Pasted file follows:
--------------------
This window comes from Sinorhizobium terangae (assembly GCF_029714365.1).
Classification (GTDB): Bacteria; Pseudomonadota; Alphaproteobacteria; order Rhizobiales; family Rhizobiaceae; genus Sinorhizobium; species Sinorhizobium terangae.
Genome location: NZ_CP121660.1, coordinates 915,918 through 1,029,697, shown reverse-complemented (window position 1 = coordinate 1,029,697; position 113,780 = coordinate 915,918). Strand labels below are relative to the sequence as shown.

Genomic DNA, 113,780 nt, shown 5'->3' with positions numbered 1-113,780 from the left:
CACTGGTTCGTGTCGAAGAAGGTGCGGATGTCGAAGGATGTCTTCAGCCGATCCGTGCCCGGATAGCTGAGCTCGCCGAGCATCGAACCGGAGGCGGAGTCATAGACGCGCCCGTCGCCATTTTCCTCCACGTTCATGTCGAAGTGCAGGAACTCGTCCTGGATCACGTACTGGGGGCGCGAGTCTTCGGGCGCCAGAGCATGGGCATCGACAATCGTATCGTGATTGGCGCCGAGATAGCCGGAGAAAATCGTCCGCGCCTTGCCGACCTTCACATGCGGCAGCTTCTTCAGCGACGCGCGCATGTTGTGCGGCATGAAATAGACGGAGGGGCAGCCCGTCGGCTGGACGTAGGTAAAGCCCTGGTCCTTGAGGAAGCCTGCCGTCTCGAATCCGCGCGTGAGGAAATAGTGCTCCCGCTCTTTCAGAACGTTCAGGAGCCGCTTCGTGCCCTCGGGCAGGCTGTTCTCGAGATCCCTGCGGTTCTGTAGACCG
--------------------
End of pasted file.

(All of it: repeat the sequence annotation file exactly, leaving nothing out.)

This window comes from Sinorhizobium terangae (assembly GCF_029714365.1).
Classification (GTDB): Bacteria; Pseudomonadota; Alphaproteobacteria; order Rhizobiales; family Rhizobiaceae; genus Sinorhizobium; species Sinorhizobium terangae.
Genome location: NZ_CP121660.1, coordinates 915,918 through 1,029,697, shown reverse-complemented (window position 1 = coordinate 1,029,697; position 113,780 = coordinate 915,918). Strand labels below are relative to the sequence as shown.

Genomic DNA, 113,780 nt, shown 5'->3' with positions numbered 1-113,780 from the left:
CACTGGTTCGTGTCGAAGAAGGTGCGGATGTCGAAGGATGTCTTCAGCCGATCCGTGCCCGGATAGCTGAGCTCGCCGAGCATCGAACCGGAGGCGGAGTCATAGACGCGCCCGTCGCCATTTTCCTCCACGTTCATGTCGAAGTGCAGGAACTCGTCCTGGATCACGTACTGGGGGCGCGAGTCTTCGGGCGCCAGAGCATGGGCATCGACAATCGTATCGTGATTGGCGCCGAGATAGCCGGAGAAAATCGTCCGCGCCTTGCCGACCTTCACATGCGGCAGCTTCTTCAGCGACGCGCGCATGTTGTGCGGCATGAAATAGACGGAGGGGCAGCCCGTCGGCTGGACGTAGGTAAAGCCCTGGTCCTTGAGGAAGCCTGCCGTCTCGAATCCGCGCGTGAGGAAATAGTGCTCCCGCTCTTTCAGAACGTTCAGGAGCCGCTTCGTGCCCTCGGGCAGGCTGTTCTCGAGATCCCTGCGGTTCTGTAGACCG